Prime Minister the Most Hon. Andrew Holness, has underscored the need to inculcate positive values in the nation’s children at an early age, in order to prevent them from engaging in anti-social behaviour.
Mr. Holness, who was addressing residents and other stakeholders, following a tour of several communities in St. James on August 7, said it was equally important for parents to lead by example and be aware that children live what they learn.
“The Jamaican society can be considered to be a set of institutions that service its citizens by virtue of their life cycle needs. The first institution the Jamaican citizen would encounter when they are born would be their families. The question is how well is that institution serving the Jamaican citizen at that early stage in their life cycle,” he said.
The Prime Minister further noted that while the family is the most important tool for socialisation, it is not being properly utilised, nor is it serving its intended purpose.
“We have to be honest in asking ourselves, are our families instilling prosocial values in our children at an early age? It is anti-social for you to give the child a ‘suck-suck’ and when the child is finished… you take the bag away…and throw it on the ground instead of in a garbage bin. What do you think will happen? That child will now form the view that this is the right thing to do,” he added.
Against this background, Mr. Holness asserted that it was important that parents instil good values and attitudes in their children.
The Prime Minister’s visit to St. James saw him touring several projects, including the Montego Bay Fire Department Building, which is now under construction.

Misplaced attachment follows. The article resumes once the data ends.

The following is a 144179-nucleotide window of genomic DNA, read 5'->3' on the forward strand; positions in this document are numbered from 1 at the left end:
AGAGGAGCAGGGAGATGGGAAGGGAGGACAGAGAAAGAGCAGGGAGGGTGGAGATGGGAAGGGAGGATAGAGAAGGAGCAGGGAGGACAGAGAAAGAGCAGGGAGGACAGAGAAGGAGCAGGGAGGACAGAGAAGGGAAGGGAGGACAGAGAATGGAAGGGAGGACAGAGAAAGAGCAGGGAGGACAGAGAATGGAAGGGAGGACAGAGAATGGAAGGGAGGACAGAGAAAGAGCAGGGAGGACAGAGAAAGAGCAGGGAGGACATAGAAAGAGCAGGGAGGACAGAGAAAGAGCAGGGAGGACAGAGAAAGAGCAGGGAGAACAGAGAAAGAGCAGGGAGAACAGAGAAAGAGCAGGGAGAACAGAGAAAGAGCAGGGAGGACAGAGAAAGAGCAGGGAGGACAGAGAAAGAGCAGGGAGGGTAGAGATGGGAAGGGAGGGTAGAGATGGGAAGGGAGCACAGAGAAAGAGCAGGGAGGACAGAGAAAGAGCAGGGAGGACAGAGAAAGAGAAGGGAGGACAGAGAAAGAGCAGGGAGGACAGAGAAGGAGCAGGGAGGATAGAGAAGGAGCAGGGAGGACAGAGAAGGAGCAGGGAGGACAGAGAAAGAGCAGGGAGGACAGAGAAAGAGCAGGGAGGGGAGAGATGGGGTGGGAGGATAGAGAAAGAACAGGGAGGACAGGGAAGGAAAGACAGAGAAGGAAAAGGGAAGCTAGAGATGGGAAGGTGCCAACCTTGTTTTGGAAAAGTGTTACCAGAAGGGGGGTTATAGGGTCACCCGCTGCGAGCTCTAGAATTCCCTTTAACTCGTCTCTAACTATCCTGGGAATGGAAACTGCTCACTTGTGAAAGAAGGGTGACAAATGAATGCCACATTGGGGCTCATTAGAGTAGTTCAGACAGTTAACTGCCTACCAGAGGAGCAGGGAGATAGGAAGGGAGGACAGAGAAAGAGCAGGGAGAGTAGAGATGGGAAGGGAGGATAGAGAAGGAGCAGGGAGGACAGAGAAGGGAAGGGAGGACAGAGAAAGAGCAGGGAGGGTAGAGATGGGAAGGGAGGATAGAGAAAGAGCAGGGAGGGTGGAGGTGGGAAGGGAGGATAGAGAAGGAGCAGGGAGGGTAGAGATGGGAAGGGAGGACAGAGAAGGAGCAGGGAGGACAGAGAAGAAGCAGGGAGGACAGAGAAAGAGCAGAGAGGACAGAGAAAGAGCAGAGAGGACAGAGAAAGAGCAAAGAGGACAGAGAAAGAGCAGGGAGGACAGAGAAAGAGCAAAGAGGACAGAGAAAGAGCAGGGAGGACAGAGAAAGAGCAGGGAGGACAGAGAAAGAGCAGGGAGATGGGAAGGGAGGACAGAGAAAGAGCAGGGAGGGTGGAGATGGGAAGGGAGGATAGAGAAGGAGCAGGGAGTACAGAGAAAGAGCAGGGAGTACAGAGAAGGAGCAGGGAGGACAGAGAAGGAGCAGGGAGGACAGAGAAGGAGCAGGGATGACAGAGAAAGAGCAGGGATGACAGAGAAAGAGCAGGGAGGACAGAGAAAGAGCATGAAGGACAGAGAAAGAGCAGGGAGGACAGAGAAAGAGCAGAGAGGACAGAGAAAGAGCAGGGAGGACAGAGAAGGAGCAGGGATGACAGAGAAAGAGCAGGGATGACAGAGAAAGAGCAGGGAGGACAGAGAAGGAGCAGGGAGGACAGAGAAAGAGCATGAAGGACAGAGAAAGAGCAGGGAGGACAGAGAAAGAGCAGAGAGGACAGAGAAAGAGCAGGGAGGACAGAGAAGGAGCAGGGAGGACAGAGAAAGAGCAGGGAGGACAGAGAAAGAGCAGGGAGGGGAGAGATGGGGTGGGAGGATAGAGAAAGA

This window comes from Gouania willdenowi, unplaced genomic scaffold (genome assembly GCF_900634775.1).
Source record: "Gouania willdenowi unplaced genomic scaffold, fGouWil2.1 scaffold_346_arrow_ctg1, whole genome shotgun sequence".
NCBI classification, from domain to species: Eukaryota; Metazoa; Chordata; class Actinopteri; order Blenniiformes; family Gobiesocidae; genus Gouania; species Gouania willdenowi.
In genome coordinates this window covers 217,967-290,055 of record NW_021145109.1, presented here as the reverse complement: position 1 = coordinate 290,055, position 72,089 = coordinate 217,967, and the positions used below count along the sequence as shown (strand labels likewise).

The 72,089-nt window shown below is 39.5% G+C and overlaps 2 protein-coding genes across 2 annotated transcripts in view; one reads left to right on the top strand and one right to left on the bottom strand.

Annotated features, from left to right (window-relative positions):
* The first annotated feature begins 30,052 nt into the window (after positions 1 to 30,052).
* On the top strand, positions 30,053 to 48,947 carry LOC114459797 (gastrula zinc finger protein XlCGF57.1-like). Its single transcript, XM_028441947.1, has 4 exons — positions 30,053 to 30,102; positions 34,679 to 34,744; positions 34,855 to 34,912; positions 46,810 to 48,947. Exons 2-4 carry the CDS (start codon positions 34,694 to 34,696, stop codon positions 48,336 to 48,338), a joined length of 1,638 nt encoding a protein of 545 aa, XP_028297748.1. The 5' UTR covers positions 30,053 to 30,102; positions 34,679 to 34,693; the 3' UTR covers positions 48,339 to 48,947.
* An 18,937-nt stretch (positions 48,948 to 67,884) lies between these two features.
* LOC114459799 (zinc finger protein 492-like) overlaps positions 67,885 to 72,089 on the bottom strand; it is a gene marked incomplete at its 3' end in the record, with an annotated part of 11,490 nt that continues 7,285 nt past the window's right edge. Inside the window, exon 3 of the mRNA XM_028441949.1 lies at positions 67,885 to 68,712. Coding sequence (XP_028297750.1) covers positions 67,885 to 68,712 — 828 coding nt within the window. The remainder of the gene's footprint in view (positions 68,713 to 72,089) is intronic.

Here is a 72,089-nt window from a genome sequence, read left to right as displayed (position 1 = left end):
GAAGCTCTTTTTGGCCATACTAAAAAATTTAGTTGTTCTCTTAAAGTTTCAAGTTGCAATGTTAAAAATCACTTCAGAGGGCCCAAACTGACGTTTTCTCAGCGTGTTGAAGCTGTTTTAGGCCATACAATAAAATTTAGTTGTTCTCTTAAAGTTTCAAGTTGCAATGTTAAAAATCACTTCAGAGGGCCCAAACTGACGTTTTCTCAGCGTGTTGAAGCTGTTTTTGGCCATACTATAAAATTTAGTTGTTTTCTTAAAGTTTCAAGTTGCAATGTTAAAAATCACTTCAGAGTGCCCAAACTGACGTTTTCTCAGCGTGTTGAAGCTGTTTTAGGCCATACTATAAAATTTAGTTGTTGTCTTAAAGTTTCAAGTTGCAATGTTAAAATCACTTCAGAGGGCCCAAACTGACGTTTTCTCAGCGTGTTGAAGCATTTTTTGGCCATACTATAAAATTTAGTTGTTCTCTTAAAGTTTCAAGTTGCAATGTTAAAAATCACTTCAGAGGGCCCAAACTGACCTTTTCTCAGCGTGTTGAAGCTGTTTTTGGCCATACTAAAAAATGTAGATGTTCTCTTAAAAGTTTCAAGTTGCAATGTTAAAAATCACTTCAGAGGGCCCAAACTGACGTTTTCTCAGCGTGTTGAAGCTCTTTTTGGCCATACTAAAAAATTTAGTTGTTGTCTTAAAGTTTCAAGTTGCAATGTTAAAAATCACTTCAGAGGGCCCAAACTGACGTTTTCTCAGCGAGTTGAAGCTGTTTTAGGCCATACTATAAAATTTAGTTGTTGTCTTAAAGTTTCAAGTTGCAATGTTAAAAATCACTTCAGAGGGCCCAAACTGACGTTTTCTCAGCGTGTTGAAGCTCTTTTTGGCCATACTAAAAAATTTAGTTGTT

Mr. Holness indicated that he was pleased with the developments, which are either completed or at various stages of completion particularly in light of the fact that they were mostly on schedule and within budget.
For his part, Managing Director of the Jamaica Social Investment Fund (JSIF), Omar Sweeney, informed that while construction of the Montego Bay Fire Department building is three months behind schedule, due to work disruptions resulting from the COVID-19 outbreak, it will be completed within the $550 million budget.
“I think, however, that we are on track to finish up about November. It is our intention to continue to move the project along. As you see, we are about 70 per cent complete right now. We started construction in June 2019 and we anticipated at the time that it would have been completed in June of this year. We are now working on allowed time within the allotted budget, and so far we have no issues,” Mr. Sweeney said.
The project is being undertaken by JSIF under its Disaster Vulnerability Reduction Programme.